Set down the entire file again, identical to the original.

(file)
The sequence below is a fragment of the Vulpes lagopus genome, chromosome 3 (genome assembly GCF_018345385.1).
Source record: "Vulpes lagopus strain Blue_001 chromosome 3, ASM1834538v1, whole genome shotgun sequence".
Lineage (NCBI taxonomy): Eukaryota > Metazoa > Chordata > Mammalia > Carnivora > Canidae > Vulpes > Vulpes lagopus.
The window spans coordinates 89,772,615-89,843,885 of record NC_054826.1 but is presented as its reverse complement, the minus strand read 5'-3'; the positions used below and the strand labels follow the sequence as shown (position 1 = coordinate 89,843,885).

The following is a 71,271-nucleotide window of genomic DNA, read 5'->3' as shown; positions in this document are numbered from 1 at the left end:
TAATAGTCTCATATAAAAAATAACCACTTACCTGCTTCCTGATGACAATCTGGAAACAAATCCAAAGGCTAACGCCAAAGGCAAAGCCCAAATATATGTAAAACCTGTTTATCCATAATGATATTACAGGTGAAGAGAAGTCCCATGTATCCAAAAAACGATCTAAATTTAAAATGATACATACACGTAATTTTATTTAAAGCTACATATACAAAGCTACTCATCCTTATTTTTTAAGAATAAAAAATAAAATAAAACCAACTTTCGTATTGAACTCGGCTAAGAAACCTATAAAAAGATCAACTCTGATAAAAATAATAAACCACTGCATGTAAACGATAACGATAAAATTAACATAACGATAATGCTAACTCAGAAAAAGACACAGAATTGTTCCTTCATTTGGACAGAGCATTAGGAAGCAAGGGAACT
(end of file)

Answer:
The sequence below is a fragment of the Vulpes lagopus genome, chromosome 3 (genome assembly GCF_018345385.1).
Source record: "Vulpes lagopus strain Blue_001 chromosome 3, ASM1834538v1, whole genome shotgun sequence".
Lineage (NCBI taxonomy): Eukaryota > Metazoa > Chordata > Mammalia > Carnivora > Canidae > Vulpes > Vulpes lagopus.
The window spans coordinates 89,772,615-89,843,885 of record NC_054826.1 but is presented as its reverse complement, the minus strand read 5'-3'; the positions used below and the strand labels follow the sequence as shown (position 1 = coordinate 89,843,885).

The following is a 71,271-nucleotide window of genomic DNA, read 5'->3' as shown; positions in this document are numbered from 1 at the left end:
TAATAGTCTCATATAAAAAATAACCACTTACCTGCTTCCTGATGACAATCTGGAAACAAATCCAAAGGCTAACGCCAAAGGCAAAGCCCAAATATATGTAAAACCTGTTTATCCATAATGATATTACAGGTGAAGAGAAGTCCCATGTATCCAAAAAACGATCTAAATTTAAAATGATACATACACGTAATTTTATTTAAAGCTACATATACAAAGCTACTCATCCTTATTTTTTAAGAATAAAAAATAAAATAAAACCAACTTTCGTATTGAACTCGGCTAAGAAACCTATAAAAAGATCAACTCTGATAAAAATAATAAACCACTGCATGTAAACGATAACGATAAAATTAACATAACGATAATGCTAACTCAGAAAAAGACACAGAATTGTTCCTTCATTTGGACAGAGCATTAGGAAGCAAGGGAACT